In late 1993, Hutchins completed a self-evaluation and reviewed it with her conference coordinator, Jerry Schmidt. In a letter to Muehlenkamp dated November 28, 1993 Schmidt wrote:
Melanie [Hutchins] has the least experience of anyone on the staff. She is assigned to an area where she has not been well accepted. This has made it difficult for her to get the experience needed. I am told this is beginning to change. This could be the cause for some of the negative attitude.
More than anyone on the staff I need to get out in the field with Melanie. I also think she needs to get on a good campaign with a more experienced organizer.
Melanie should be raised to the next progression accordingly. It is understood this is to be retroactive.
Muehlenkamp decided that Hutchins' performance did not merit a salary increase and he wrote the word "hold" at the bottom of the letter.
Hutchins states that she spoke with Schmidt in February 1994 after she learned that two of her fellow male organizers had been awarded raises. According to Hutchins, Schmidt stated that the omission of her raise was merely an oversight. When Hutchins did not receive a raise in March 1994, she again talked to Schmidt who then informed her that Muehlenkamp had "pulled" her raise. On April 4, 1994 Schmidt told Hutchins that the decision to deny her a raise was final. Hutchins submitted her resignation that same day.
On January 20, 1995 Hutchins filed a charge of discrimination with the Equal Employment Opportunity Commission (EEOC). In her charge, Hutchins claimed that she had received a lower salary than her male counterparts and that she had been denied pay increases on the basis of her sex. Hutchins also completed and submitted to the EEOC a "Charging Party Discharge Questionnaire" in which she reported that she had quit her job.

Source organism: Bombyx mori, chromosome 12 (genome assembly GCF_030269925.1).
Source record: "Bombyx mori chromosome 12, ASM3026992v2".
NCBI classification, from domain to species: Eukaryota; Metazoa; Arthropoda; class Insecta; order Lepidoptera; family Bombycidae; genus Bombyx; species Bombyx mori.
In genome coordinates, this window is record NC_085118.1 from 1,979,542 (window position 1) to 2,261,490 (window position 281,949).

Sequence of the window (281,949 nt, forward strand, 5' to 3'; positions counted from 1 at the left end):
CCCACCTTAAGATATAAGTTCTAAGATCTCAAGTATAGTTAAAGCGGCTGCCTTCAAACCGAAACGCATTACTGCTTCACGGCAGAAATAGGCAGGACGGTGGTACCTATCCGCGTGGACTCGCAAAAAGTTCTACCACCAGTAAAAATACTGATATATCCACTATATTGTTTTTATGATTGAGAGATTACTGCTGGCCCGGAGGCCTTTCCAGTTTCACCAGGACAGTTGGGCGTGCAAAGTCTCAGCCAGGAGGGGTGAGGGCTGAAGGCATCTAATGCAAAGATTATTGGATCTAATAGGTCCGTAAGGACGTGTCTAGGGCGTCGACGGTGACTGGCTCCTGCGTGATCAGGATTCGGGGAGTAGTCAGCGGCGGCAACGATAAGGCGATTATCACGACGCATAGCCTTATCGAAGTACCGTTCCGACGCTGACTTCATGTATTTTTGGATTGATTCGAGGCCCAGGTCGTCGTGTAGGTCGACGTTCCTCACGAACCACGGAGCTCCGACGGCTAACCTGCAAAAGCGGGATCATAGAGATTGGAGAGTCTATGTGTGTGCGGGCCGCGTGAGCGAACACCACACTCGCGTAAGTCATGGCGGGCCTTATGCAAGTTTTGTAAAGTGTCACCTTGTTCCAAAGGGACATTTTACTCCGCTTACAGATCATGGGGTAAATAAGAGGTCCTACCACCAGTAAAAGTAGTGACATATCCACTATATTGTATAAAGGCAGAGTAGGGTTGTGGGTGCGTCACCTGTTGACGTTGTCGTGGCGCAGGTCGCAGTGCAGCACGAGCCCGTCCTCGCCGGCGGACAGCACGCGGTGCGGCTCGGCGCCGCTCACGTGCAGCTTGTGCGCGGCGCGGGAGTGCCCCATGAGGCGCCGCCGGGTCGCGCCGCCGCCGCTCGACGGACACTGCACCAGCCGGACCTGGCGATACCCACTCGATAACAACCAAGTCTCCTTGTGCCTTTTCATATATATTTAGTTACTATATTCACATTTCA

In January 1996 Hutchins filed this action claiming that the IBT discriminated against her on the basis of sex by paying her a lower salary than that paid to male employees doing equal work and by denying her salary increases that were given to male employees, in violation of Title VII and the Equal Pay Act. Hutchins also claimed that the IBT's refusal to correct the unlawful pay disparity created an "intolerable and hostile work environment" which forced her to resign. The parties filed cross motions for summary judgment. The district court found that Hutchins had established a prima facie case with respect to her claims under the Equal Pay Act. However, the court further found that the starting salary differentials and the denial of salary increases to Hutchins were based on factors other than sex. Thus, the court concluded that the IBT was entitled to judgment as a matter of law on the Equal Pay Act claims. Because the Title VII claims were treated as "coextensive" with the Equal Pay Act claims, the court granted summary judgment in favor of the IBT on the Title VII claims as well. In dismissing the constructive discharge claim, the district court ruled that Hutchins had failed to exhaust administrative remedies under Title VII because she did not mention constructive discharge in her Charge of Discrimination. The court further ruled that Hutchins could not maintain a constructive discharge claim under the Equal Pay Act because she had not alleged retaliation. This appeal followed.